Open Access Research article

Access to the US Department of Veterans Affairs health system: self-reported barriers to care among returnees of Operations Enduring Freedom and Iraqi Freedom

Christine A Elnitsky1*, Elena M Andresen2, Michael E Clark3, Suzanne McGarity3, Carmen G Hall4 and Robert D Kerns5

Author Affiliations

1 School of Nursing, College of Health and Human Services, The University of North Carolina at Charlotte, 9201 University City Blvd, Charlotte, NC 28223, USA

2 Institute on Development & Disability, Department of Public Health & Preventive Medicine, Oregon Health & Science University, 707 SW Gaines St, Portland, OR 97239, USA

3 James A. Haley Veterans’ Hospital, Mental Health and Behavioral Science Service, 13000 Bruce B. Downs Blvd, Tampa, FL 33612, USA

4 Polytrauma and Blast-Related Injuries QUERI, VA Medical Center, One Veterans Drive (152/2E), Minneapolis, MN 55417, USA

5 PRIME Center (11ACSLG), VA Connecticut Healthcare System, Bldg 35A, 2nd Floor, Room 221, 950 Campbell Avenue, West Haven, CT 06516, USA

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BMC Health Services Research 2013, 13:498  doi:10.1186/1472-6963-13-498

Published: 1 December 2013



The U.S. Department of Veterans Affairs (VA) implemented the Polytrauma System of Care to meet the health care needs of military and veterans with multiple injuries returning from combat operations in Afghanistan and Iraq. Studies are needed to systematically assess barriers to use of comprehensive and exclusive VA healthcare services from the perspective of veterans with polytrauma and with other complex health outcomes following their service in Afghanistan and Iraq. These perspectives can inform policy with regard to the optimal delivery of care to returning veterans.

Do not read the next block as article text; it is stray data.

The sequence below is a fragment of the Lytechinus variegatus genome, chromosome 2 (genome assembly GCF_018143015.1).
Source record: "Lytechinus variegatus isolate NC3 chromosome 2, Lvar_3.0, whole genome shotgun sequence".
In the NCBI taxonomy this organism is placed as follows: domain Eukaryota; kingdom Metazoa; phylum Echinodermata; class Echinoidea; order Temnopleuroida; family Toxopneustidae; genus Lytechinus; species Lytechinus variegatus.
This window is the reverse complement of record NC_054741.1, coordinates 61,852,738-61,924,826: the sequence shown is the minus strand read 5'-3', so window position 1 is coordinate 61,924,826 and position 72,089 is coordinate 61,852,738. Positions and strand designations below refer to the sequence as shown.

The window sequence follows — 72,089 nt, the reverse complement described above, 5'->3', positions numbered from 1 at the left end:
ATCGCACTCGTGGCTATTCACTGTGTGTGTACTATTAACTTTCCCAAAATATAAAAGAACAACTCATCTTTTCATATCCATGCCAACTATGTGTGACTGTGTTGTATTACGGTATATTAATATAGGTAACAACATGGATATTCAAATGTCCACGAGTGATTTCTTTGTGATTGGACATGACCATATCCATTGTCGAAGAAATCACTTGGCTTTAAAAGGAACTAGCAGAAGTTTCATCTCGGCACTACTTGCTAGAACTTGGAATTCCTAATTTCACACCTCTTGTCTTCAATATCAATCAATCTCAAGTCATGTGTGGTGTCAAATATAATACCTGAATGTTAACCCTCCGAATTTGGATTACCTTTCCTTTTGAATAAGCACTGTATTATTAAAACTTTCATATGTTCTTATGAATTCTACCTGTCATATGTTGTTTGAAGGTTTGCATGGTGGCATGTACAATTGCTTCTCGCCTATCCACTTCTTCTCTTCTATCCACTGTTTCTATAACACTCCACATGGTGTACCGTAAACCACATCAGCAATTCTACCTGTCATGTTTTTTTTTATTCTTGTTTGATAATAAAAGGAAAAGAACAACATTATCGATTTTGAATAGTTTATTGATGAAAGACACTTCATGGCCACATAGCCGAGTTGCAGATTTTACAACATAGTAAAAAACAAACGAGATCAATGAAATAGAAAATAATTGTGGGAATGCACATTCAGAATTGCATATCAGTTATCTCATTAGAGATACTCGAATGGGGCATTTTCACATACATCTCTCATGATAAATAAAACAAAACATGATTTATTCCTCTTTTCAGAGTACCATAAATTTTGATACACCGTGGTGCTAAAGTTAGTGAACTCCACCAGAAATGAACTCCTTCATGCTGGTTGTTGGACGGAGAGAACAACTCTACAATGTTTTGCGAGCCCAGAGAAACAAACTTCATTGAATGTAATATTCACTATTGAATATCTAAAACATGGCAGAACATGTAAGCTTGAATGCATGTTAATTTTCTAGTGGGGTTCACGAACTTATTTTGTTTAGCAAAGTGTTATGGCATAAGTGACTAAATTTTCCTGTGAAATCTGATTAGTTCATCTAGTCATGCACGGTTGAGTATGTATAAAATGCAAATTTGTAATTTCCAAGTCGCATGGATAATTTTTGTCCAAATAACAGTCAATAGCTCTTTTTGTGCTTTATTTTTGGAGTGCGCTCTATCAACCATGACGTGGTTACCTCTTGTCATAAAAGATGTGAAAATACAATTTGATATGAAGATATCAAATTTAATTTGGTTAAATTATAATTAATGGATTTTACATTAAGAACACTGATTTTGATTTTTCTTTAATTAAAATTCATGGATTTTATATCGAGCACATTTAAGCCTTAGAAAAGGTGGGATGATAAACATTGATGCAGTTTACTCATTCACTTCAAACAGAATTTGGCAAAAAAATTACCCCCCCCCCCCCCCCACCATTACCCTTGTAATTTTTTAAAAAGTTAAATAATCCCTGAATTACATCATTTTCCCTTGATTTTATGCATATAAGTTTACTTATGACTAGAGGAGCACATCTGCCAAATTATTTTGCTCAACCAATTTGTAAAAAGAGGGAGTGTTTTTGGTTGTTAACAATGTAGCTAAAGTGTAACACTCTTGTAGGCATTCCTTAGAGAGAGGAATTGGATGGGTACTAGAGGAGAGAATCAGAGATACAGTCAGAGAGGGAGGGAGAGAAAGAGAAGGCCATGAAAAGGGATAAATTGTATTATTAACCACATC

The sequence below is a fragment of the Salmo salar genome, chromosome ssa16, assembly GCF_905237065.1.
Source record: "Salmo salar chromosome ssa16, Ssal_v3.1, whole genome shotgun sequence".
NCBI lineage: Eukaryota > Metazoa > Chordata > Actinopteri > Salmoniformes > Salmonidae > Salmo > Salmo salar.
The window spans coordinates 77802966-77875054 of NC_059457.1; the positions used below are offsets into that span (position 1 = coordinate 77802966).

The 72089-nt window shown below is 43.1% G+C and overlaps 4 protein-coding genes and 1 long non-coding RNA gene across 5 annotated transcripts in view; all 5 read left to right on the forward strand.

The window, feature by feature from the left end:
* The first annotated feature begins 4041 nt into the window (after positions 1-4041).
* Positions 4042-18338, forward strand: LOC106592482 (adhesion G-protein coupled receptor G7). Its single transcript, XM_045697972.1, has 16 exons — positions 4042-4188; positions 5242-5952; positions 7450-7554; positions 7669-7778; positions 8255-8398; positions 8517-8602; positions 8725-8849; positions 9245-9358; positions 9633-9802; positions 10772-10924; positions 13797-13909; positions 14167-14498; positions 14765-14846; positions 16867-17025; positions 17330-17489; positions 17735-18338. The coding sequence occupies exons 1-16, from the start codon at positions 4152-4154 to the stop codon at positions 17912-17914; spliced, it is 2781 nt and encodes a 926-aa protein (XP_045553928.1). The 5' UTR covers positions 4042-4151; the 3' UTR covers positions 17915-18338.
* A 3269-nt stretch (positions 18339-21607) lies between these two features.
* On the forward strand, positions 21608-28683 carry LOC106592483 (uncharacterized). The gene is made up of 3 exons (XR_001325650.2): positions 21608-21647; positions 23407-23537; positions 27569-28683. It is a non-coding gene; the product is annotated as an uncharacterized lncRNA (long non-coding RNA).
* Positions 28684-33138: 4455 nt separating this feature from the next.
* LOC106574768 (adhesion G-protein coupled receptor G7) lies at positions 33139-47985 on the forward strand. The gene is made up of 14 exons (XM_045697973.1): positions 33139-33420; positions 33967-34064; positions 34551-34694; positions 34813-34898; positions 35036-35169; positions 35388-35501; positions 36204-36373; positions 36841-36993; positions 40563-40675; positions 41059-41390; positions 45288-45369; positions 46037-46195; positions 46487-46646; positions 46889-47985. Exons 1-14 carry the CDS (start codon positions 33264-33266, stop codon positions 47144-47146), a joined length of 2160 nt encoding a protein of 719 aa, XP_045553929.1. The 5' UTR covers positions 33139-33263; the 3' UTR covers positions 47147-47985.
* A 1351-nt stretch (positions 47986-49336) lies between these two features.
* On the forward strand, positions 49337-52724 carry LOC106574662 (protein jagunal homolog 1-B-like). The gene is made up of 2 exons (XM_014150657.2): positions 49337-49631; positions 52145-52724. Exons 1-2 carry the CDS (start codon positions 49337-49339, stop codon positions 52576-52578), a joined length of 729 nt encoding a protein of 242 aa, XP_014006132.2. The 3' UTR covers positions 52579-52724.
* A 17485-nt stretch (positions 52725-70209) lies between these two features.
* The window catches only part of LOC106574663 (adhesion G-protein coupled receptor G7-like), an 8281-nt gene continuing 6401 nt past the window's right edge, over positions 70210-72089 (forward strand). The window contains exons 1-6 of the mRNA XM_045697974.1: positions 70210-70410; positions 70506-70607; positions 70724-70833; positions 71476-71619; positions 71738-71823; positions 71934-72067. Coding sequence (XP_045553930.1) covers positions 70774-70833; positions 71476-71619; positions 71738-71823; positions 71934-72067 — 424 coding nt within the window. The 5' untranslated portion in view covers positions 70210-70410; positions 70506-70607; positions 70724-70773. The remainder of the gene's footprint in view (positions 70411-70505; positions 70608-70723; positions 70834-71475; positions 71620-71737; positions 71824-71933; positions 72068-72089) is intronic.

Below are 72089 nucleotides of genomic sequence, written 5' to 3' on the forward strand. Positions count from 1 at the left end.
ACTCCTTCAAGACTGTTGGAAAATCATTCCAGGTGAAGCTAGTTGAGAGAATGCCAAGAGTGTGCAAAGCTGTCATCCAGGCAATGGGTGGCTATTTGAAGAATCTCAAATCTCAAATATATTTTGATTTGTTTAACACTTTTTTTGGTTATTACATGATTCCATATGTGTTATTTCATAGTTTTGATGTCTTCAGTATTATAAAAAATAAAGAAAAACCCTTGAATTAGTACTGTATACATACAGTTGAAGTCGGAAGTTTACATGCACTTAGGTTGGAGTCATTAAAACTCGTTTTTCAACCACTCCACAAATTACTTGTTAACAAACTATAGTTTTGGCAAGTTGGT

We studied combat veterans (n = 359) from two polytrauma rehabilitation centers using structured clinical interviews and qualitative open-ended questions, augmented with data collected from electronic health records. Our outcomes included several measures of exclusive utilization of VA care with our primary exposure as reported access barriers to care.


Nearly two thirds of the veterans reported one or more barriers to their exclusive use of VA healthcare services. These barriers predicted differences in exclusive use of VA healthcare services. Experiencing any barriers doubled the returnees’ odds of not using VA exclusively, the geographic distance to VA barrier resulted in a 7 fold increase in the returnees odds of not using VA, and reporting a wait time barrier doubled the returnee’s odds of not using VA. There were no striking differences in access barriers for veterans with polytrauma compared to other returning veterans, suggesting the barriers may be uniform barriers that predict differences in using the VA exclusively for health care.


This study provides an initial description of utilization of VA polytrauma rehabilitation and other medical care for veteran returnees from all military services who were involved in combat operations in Afghanistan or Iraq. Our findings indicate that these veterans reported important stigmatization and barriers to receiving services exclusively from the VA, including mutable health delivery system factors.

Access to care; Health/psychiatric services; Veterans/psychology; VA health system